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Sun, 31 Dec 2023
Almost Like Magic
# 13:58 in ./books

Chip War
By Chris Miller

Score: 5/5

I've finished reading Chris Miller's Chip War, the history of the semiconductor industry. This is one of the best books I've read for a long time. It is much more than just a history though.

Semiconductors are a (perhaps the) foundation of modern life and are now present in almost everything manufactured, not just computer processors (CPU's). Also chips for networking (including wifi), communications, manufacturing, medical, power. And weapon systems.

So from the physics, to the engineering, manufacturing, supply chains and logistics, we have an essential technology, globalised and now wrapped up in "Great Power" competition. The book is almost up to date and climaxes with the US/China rupture over trade and technology, with the US now awake to the Chinese threat to their continued technological domination. It is almost gripping.

The technology now used to create these devices is breathtaking. Arthur C. Clarke's said :

Any sufficiently advanced technology is indistinguishable from magic

Reading this book, particularly the chapter on the Extreme Ultraviolet (EUV) Lithography process, brought this old quote to mind on a few occasions. The world is full of "magical" technology today but we barely recognise it as such because we are so used to it.

One scientist called the development of EUV as "what felt like infinite money for solving an impossible problem". This research had been going on for decades and some people didn't think it was actually possible. The scale of the latest transistors (the building block of everything) was getting so small (tens of nanometres (nm)) that the wavelength of light needed to "etch" them was also getting so tiny that quantum effects can cause problems. Some very advanced science is needed today at the cutting edge.

For instance: just producing the light needed for the process now is very difficult. This development originated with a US company called Cymer; experts in laser light sources. From the book :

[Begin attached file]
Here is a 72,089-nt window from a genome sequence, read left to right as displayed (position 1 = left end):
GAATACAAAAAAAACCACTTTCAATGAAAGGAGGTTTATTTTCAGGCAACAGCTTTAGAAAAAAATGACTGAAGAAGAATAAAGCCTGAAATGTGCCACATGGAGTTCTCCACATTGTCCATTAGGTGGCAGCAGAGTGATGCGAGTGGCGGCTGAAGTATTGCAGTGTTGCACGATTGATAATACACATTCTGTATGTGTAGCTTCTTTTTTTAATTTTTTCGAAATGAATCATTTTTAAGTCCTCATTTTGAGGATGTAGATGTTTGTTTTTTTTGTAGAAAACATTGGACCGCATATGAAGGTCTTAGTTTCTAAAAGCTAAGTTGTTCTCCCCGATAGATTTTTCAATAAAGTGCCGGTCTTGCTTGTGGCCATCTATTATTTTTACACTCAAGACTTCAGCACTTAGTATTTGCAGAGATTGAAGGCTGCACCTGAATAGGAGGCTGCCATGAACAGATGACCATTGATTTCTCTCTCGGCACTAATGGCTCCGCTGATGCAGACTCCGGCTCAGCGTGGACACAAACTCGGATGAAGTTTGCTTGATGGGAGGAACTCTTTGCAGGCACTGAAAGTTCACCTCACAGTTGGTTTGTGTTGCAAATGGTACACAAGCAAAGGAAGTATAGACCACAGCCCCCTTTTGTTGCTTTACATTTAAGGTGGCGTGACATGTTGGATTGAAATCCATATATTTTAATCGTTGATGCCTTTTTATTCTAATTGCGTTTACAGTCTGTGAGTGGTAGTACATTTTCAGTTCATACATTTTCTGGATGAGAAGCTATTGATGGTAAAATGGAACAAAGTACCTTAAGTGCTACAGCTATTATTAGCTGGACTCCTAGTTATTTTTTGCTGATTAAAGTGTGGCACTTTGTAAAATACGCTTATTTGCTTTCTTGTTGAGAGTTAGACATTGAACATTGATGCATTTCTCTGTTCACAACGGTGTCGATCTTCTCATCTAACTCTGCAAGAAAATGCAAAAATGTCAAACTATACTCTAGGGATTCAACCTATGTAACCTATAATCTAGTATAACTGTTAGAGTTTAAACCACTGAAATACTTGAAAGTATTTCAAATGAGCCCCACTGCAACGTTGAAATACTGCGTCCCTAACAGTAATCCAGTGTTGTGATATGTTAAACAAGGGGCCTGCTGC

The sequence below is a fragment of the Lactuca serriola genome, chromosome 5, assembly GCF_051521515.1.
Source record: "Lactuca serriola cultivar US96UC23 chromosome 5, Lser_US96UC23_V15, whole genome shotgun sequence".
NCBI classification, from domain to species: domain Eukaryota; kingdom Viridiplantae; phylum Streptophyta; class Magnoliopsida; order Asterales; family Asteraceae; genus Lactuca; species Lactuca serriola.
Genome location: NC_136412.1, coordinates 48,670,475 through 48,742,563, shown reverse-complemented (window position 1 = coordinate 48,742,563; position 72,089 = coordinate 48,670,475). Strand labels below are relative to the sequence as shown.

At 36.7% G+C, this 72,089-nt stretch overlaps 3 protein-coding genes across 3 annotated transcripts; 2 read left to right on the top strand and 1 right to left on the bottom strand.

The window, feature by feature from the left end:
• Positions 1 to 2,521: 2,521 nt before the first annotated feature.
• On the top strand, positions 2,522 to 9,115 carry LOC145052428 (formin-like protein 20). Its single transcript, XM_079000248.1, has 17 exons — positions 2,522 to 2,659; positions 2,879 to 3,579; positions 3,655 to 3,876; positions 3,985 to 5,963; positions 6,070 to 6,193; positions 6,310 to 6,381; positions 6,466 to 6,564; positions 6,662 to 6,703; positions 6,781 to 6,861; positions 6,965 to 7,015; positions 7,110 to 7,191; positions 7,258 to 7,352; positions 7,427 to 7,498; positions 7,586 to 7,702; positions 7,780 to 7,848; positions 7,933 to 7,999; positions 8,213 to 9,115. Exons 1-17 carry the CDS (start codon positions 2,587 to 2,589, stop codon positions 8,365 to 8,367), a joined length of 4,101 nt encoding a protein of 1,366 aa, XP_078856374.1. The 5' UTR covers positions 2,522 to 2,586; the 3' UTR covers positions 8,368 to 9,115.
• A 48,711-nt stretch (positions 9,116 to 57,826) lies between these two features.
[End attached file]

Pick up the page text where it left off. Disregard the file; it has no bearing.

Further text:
The company's engineers realised the best approach was to shoot a tiny ball of tin measuring thirty-millionths of a meter wide moving through a vacuum at speeds of around two hundred miles per hour. The tin is then struck twice with a laser, the first pulse to warm it up, the second to blast it into a plasma with a temperature around half a million degrees, many times hotter than the surface of the sun. This process of blasting tin is then repeated fifty-thousand times per second to produce EUV light in the quantities necessary to fabricate chips.

Approaching magic? Well, we're certainly getting close.

This laser had to be designed and built: it didn't exist. This in itself is a marvel of engineering. The people that built it: a German company called Trumpf. Their web site includes a picture of this (shown on the right).

The actual EUV machine itself is built by a Dutch company called ASML. The technology involved is well described on their own page. It is one of the most complex machines ever built and not only very expensive (we are talking hundreds of millions dollars) but increasingly wrapped up in the new hard rules on export imposed by the US.

Below: The ASML EUV Lithography system :

Although the likes of the Taiwan Semiconductor Manufacturing Company (TSMC) are the undisputed kings of silicon chip fabrication in 2023 (and this is unlikely to change in the near or even medium term), the USA still has a huge amount of leverage over the industry and many chip "choke" points. The dilemma is that Taiwan, like South Korea and Holland, are allies of the US, so to target China or claw back manufacturing onshore, means treading a very fine line.

The consequences of a Chinese war for Taiwan would likely be absolutely disastrous for the world due to the impact on the the silicon chip supply. Not just logic chips, but memory and NAND (flash) as well. A severe impact which will affect everyone very badly. This is a dangerous piece of history playing out right now, and as Miller says in the book, Taiwan is the "beating heart of the digital world".

Great book.

Sun, 24 Dec 2023
Jug, Lemons
# 16:01 in ./general

Over the years, you see and recognise the same painters and can watch them get better over time. Some artists paint in a very realistic style, which is impressive from a technical point of view and sometimes also produces a beautiful work of art. Occasionally, a "hyper real" style can seem too much like a photograph and this is probably a common criticism. My take is that the ends justify the means and if the ends look like this work by Lucy McKie then I'm very glad to see it. Colour, composition and technique come together to create something beautiful.